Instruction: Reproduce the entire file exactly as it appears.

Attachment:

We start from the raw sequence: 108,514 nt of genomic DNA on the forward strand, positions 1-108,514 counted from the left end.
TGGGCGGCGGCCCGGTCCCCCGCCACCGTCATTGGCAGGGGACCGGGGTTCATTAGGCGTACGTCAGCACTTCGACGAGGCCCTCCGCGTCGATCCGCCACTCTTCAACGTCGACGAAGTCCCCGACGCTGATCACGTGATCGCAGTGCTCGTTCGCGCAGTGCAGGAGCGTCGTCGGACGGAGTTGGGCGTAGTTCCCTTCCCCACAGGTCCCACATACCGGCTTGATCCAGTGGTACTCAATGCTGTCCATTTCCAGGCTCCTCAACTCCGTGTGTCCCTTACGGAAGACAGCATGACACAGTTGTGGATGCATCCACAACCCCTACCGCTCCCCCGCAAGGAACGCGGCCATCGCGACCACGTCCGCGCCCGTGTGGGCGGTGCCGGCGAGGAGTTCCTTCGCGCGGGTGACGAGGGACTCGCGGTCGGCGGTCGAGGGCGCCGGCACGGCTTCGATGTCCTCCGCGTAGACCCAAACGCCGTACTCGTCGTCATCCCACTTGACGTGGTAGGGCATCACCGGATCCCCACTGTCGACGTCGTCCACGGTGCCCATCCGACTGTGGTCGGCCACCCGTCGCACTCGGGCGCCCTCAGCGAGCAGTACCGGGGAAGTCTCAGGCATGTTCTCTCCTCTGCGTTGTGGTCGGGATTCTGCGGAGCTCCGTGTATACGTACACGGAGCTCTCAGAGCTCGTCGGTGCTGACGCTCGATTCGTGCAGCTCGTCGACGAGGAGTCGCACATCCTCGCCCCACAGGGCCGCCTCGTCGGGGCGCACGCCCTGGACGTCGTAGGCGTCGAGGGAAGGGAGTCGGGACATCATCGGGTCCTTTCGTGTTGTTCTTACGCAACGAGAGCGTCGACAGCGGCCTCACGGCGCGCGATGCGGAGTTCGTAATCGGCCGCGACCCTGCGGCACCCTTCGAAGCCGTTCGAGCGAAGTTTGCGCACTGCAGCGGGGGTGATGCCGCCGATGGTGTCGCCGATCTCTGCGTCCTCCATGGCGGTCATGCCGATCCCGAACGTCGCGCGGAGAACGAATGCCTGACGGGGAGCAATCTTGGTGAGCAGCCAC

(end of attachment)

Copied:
We start from the raw sequence: 108,514 nt of genomic DNA on the forward strand, positions 1-108,514 counted from the left end.
TGGGCGGCGGCCCGGTCCCCCGCCACCGTCATTGGCAGGGGACCGGGGTTCATTAGGCGTACGTCAGCACTTCGACGAGGCCCTCCGCGTCGATCCGCCACTCTTCAACGTCGACGAAGTCCCCGACGCTGATCACGTGATCGCAGTGCTCGTTCGCGCAGTGCAGGAGCGTCGTCGGACGGAGTTGGGCGTAGTTCCCTTCCCCACAGGTCCCACATACCGGCTTGATCCAGTGGTACTCAATGCTGTCCATTTCCAGGCTCCTCAACTCCGTGTGTCCCTTACGGAAGACAGCATGACACAGTTGTGGATGCATCCACAACCCCTACCGCTCCCCCGCAAGGAACGCGGCCATCGCGACCACGTCCGCGCCCGTGTGGGCGGTGCCGGCGAGGAGTTCCTTCGCGCGGGTGACGAGGGACTCGCGGTCGGCGGTCGAGGGCGCCGGCACGGCTTCGATGTCCTCCGCGTAGACCCAAACGCCGTACTCGTCGTCATCCCACTTGACGTGGTAGGGCATCACCGGATCCCCACTGTCGACGTCGTCCACGGTGCCCATCCGACTGTGGTCGGCCACCCGTCGCACTCGGGCGCCCTCAGCGAGCAGTACCGGGGAAGTCTCAGGCATGTTCTCTCCTCTGCGTTGTGGTCGGGATTCTGCGGAGCTCCGTGTATACGTACACGGAGCTCTCAGAGCTCGTCGGTGCTGACGCTCGATTCGTGCAGCTCGTCGACGAGGAGTCGCACATCCTCGCCCCACAGGGCCGCCTCGTCGGGGCGCACGCCCTGGACGTCGTAGGCGTCGAGGGAAGGGAGTCGGGACATCATCGGGTCCTTTCGTGTTGTTCTTACGCAACGAGAGCGTCGACAGCGGCCTCACGGCGCGCGATGCGGAGTTCGTAATCGGCCGCGACCCTGCGGCACCCTTCGAAGCCGTTCGAGCGAAGTTTGCGCACTGCAGCGGGGGTGATGCCGCCGATGGTGTCGCCGATCTCTGCGTCCTCCATGGCGGTCATGCCGATCCCGAACGTCGCGCGGAGAACGAATGCCTGACGGGGAGCAATCTTGGTGAGCAGCCAC